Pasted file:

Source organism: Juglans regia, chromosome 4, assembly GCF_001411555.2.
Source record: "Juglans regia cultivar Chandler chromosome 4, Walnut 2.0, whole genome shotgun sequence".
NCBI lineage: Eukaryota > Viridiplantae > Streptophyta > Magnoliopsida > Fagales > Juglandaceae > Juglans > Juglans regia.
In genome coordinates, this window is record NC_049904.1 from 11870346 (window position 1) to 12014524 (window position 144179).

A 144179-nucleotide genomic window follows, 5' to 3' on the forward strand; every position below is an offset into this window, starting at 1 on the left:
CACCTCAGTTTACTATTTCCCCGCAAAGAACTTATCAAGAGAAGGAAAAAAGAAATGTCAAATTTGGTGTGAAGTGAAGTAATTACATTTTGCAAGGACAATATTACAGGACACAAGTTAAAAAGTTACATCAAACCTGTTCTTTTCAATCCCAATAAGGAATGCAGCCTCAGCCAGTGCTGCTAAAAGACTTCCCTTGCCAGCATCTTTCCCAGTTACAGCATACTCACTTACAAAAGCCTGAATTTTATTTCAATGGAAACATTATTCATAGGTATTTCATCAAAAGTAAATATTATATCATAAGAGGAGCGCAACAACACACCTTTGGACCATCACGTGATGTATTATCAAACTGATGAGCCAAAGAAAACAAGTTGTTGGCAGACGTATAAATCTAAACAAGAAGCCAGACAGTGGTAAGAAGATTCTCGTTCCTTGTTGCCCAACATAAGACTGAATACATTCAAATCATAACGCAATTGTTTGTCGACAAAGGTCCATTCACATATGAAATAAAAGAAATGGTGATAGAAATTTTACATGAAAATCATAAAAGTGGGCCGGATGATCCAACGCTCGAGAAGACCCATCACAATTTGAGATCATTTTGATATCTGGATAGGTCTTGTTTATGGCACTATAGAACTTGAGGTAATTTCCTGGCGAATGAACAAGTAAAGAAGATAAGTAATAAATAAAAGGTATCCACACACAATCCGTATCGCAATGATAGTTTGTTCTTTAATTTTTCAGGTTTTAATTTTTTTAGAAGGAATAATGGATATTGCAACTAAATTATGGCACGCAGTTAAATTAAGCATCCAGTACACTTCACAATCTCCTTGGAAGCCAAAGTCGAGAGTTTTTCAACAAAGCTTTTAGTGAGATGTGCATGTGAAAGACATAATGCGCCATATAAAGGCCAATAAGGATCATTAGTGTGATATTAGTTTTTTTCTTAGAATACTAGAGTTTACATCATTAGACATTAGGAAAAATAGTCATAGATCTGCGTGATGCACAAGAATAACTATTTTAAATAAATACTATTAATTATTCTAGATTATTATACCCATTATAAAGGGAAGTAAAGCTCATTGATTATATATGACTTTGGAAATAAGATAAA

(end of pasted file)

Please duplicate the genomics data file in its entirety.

Source organism: Juglans regia, chromosome 4, assembly GCF_001411555.2.
Source record: "Juglans regia cultivar Chandler chromosome 4, Walnut 2.0, whole genome shotgun sequence".
NCBI lineage: Eukaryota > Viridiplantae > Streptophyta > Magnoliopsida > Fagales > Juglandaceae > Juglans > Juglans regia.
In genome coordinates, this window is record NC_049904.1 from 11870346 (window position 1) to 12014524 (window position 144179).

A 144179-nucleotide genomic window follows, 5' to 3' on the forward strand; every position below is an offset into this window, starting at 1 on the left:
CACCTCAGTTTACTATTTCCCCGCAAAGAACTTATCAAGAGAAGGAAAAAAGAAATGTCAAATTTGGTGTGAAGTGAAGTAATTACATTTTGCAAGGACAATATTACAGGACACAAGTTAAAAAGTTACATCAAACCTGTTCTTTTCAATCCCAATAAGGAATGCAGCCTCAGCCAGTGCTGCTAAAAGACTTCCCTTGCCAGCATCTTTCCCAGTTACAGCATACTCACTTACAAAAGCCTGAATTTTATTTCAATGGAAACATTATTCATAGGTATTTCATCAAAAGTAAATATTATATCATAAGAGGAGCGCAACAACACACCTTTGGACCATCACGTGATGTATTATCAAACTGATGAGCCAAAGAAAACAAGTTGTTGGCAGACGTATAAATCTAAACAAGAAGCCAGACAGTGGTAAGAAGATTCTCGTTCCTTGTTGCCCAACATAAGACTGAATACATTCAAATCATAACGCAATTGTTTGTCGACAAAGGTCCATTCACATATGAAATAAAAGAAATGGTGATAGAAATTTTACATGAAAATCATAAAAGTGGGCCGGATGATCCAACGCTCGAGAAGACCCATCACAATTTGAGATCATTTTGATATCTGGATAGGTCTTGTTTATGGCACTATAGAACTTGAGGTAATTTCCTGGCGAATGAACAAGTAAAGAAGATAAGTAATAAATAAAAGGTATCCACACACAATCCGTATCGCAATGATAGTTTGTTCTTTAATTTTTCAGGTTTTAATTTTTTTAGAAGGAATAATGGATATTGCAACTAAATTATGGCACGCAGTTAAATTAAGCATCCAGTACACTTCACAATCTCCTTGGAAGCCAAAGTCGAGAGTTTTTCAACAAAGCTTTTAGTGAGATGTGCATGTGAAAGACATAATGCGCCATATAAAGGCCAATAAGGATCATTAGTGTGATATTAGTTTTTTTCTTAGAATACTAGAGTTTACATCATTAGACATTAGGAAAAATAGTCATAGATCTGCGTGATGCACAAGAATAACTATTTTAAATAAATACTATTAATTATTCTAGATTATTATACCCATTATAAAGGGAAGTAAAGCTCATTGATTATATATGACTTTGGAAATAAGATAAA